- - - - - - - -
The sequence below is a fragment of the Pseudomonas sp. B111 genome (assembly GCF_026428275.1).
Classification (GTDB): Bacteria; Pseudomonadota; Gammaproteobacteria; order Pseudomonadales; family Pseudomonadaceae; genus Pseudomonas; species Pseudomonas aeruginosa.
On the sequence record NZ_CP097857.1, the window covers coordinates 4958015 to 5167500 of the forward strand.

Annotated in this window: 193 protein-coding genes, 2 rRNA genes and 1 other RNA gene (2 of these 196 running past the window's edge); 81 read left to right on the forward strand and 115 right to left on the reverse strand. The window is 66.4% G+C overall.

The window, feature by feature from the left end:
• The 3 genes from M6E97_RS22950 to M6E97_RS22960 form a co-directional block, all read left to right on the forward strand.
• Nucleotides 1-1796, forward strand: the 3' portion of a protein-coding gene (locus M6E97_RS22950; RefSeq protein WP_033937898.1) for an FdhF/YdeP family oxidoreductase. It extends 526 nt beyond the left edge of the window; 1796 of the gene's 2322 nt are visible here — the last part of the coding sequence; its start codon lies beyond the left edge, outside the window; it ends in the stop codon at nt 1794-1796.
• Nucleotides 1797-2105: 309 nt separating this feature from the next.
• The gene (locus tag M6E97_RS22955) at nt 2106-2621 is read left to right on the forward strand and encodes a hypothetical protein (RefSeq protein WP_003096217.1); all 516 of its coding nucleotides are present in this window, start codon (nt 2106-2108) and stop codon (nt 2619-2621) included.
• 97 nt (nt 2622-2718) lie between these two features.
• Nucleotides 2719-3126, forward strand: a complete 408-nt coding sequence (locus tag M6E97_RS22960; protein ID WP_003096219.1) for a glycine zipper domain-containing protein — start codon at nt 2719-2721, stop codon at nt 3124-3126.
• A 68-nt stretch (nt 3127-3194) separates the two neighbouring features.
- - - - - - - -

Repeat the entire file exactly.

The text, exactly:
The sequence below is a fragment of the Pseudomonas sp. B111 genome (assembly GCF_026428275.1).
Classification (GTDB): Bacteria; Pseudomonadota; Gammaproteobacteria; order Pseudomonadales; family Pseudomonadaceae; genus Pseudomonas; species Pseudomonas aeruginosa.
On the sequence record NZ_CP097857.1, the window covers coordinates 4958015 to 5167500 of the forward strand.

Annotated in this window: 193 protein-coding genes, 2 rRNA genes and 1 other RNA gene (2 of these 196 running past the window's edge); 81 read left to right on the forward strand and 115 right to left on the reverse strand. The window is 66.4% G+C overall.

The window, feature by feature from the left end:
• The 3 genes from M6E97_RS22950 to M6E97_RS22960 form a co-directional block, all read left to right on the forward strand.
• Nucleotides 1-1796, forward strand: the 3' portion of a protein-coding gene (locus M6E97_RS22950; RefSeq protein WP_033937898.1) for an FdhF/YdeP family oxidoreductase. It extends 526 nt beyond the left edge of the window; 1796 of the gene's 2322 nt are visible here — the last part of the coding sequence; its start codon lies beyond the left edge, outside the window; it ends in the stop codon at nt 1794-1796.
• Nucleotides 1797-2105: 309 nt separating this feature from the next.
• The gene (locus tag M6E97_RS22955) at nt 2106-2621 is read left to right on the forward strand and encodes a hypothetical protein (RefSeq protein WP_003096217.1); all 516 of its coding nucleotides are present in this window, start codon (nt 2106-2108) and stop codon (nt 2619-2621) included.
• 97 nt (nt 2622-2718) lie between these two features.
• Nucleotides 2719-3126, forward strand: a complete 408-nt coding sequence (locus tag M6E97_RS22960; protein ID WP_003096219.1) for a glycine zipper domain-containing protein — start codon at nt 2719-2721, stop codon at nt 3124-3126.
• A 68-nt stretch (nt 3127-3194) separates the two neighbouring features.